We pruned the tree pretty conservatively also, mainly just for aesthetic purposes or to keep certain branches from getting too long for the rather small space of our New York apartment.
This past spring, the plant put on a tremendous flush of new leaf growth, followed by a similarly impressive production of blossoms. I don't really remember us doing anything unusual to provoke this growth spurt. It just happened as the days started getting longer.
Around this time, we tied a few small sticks between the some of the branches to try to shape the position of the trunks and space them apart a bit more, as some crossed quite close to others.
And then, for no apparent reason, the leaves started to drop off. The rate has varied, but it's usually anywhere from 2-5 per day. Many of the new oranges shriveled up and died while still very small. We of course checked for mites and didn't really find any. We tried experimenting with watering, giving her less or more, watering more or less frequently, but none of that seemed to make much difference. After maybe 4-6 weeks of this problem, we bought a citrus fertilizer (link at the bottom of the post), and added what was again a conservative amount, a bit less than the recommended dose. Around that time, it seemed like the devastation did slow a bit. Many leaves started looking notably greener, and the plant actually started putting out new leaf growth again in some spots.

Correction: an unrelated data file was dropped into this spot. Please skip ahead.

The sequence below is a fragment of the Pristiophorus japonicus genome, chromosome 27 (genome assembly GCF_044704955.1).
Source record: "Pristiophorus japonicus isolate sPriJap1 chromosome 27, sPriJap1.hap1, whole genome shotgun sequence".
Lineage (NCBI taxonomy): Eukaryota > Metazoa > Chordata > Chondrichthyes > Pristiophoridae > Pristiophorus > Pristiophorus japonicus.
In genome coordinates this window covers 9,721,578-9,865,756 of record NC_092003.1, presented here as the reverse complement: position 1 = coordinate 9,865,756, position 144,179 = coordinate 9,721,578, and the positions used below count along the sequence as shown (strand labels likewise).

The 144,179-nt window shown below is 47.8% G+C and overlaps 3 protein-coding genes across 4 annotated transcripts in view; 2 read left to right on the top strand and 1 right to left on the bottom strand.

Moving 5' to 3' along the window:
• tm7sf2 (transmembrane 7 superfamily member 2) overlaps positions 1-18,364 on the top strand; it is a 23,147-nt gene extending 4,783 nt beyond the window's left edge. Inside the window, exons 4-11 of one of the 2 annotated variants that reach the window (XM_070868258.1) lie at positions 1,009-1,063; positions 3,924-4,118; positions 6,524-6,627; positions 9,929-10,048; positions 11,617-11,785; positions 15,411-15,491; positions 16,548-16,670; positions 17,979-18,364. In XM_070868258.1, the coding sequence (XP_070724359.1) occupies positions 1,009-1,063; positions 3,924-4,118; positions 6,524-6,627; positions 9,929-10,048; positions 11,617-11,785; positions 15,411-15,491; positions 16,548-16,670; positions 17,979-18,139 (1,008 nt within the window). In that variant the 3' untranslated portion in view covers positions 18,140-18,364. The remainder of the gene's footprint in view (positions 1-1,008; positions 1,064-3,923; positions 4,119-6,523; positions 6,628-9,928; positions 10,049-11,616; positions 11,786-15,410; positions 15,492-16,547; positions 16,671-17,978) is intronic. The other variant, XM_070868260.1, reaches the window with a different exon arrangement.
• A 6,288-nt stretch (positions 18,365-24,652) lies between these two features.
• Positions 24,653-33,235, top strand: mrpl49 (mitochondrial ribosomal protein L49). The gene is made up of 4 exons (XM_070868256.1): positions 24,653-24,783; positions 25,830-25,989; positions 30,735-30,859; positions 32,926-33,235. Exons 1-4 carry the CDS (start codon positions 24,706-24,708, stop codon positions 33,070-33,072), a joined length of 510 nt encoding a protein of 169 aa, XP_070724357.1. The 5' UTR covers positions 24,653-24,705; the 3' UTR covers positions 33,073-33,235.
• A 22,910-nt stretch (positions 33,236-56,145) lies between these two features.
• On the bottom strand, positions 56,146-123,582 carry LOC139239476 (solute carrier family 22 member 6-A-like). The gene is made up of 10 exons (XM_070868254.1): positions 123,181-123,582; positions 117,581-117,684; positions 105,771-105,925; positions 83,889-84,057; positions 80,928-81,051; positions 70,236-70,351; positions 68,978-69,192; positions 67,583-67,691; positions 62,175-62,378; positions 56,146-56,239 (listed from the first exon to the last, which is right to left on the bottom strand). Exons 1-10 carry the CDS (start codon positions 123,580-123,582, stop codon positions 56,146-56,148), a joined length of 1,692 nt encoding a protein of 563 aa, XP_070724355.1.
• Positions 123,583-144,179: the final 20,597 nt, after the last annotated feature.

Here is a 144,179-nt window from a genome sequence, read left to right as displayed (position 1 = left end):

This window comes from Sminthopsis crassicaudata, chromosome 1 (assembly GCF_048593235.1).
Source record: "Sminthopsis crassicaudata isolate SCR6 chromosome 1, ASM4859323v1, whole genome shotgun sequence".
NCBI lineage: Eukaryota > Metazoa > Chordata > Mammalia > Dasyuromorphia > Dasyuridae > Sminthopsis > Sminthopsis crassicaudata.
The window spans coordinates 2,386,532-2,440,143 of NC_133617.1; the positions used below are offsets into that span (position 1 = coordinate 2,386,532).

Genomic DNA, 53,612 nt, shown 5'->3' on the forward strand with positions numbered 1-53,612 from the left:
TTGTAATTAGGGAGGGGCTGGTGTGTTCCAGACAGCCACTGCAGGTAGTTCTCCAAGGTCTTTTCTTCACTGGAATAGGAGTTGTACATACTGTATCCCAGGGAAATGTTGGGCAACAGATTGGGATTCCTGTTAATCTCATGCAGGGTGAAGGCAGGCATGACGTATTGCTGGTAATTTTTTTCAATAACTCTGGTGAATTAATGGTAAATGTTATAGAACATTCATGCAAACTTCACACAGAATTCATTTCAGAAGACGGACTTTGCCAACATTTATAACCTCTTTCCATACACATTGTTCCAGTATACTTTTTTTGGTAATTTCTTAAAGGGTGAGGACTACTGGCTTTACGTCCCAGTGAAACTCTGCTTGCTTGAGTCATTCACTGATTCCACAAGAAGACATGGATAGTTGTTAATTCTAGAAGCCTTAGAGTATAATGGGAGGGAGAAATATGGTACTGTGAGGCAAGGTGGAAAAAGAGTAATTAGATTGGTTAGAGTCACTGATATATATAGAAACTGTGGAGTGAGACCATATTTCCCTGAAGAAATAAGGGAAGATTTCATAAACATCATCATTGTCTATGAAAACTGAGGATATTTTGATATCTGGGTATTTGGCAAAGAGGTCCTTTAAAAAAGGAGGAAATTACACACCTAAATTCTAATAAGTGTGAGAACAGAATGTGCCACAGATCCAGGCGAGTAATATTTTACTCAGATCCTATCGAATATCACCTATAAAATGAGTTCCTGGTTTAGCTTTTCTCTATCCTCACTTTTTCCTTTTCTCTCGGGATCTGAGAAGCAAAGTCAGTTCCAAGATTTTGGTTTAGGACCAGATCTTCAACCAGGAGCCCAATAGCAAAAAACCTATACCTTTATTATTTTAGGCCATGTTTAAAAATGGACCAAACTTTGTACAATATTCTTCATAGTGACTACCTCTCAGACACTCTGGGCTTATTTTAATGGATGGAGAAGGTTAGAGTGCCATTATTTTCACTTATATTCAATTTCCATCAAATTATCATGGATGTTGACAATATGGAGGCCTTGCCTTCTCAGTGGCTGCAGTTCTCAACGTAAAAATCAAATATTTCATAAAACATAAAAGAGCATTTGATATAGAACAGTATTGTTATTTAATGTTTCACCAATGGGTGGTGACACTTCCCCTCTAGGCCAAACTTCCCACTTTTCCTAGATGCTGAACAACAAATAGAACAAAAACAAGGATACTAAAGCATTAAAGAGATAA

Unfortunately, this reversal did not last long, and the plant again started dropping leaves. Even more distressingly, a number of branches have turned black and died off, leading to two more entire trunks doing the same. At this point, even some of the healthiest, greenest leaves have started to succumb to whatever is afflicting the plant.
Needless to say, we have been maintaining an extremely close eye on the watering regimen throughout this trying period. Still, I recognize that we may be watering too much or too little, despite our best efforts to be careful. Generally, it has been a relatively cool summer in NYC, and we've been watering roughly every 3-5 days.
A couple of additional details: we tried adding a small amount of vinegar to the water a couple of months ago. Didn't seem to have an impact, but it's hard to be sure. We also have been regularly misting the plant during the summer months, often with a bit of dish soap in the water to drive mites away.
And that's pretty much the whole saga. I will add some photos to the post tomorrow, when I have the daylight on my side. But I wanted to go ahead and get the post up tonight in hopes of getting some feedback ASAP. The plant still has some good leaves, so hopefully we can figure out the problem and get her back on track. Many thanks in advance for any insight folks are able to share. And of course I'll be happy to add any further info that may help.
This post was edited by brooklyn_oranges on Sun, Jul 20, 14 at 18:20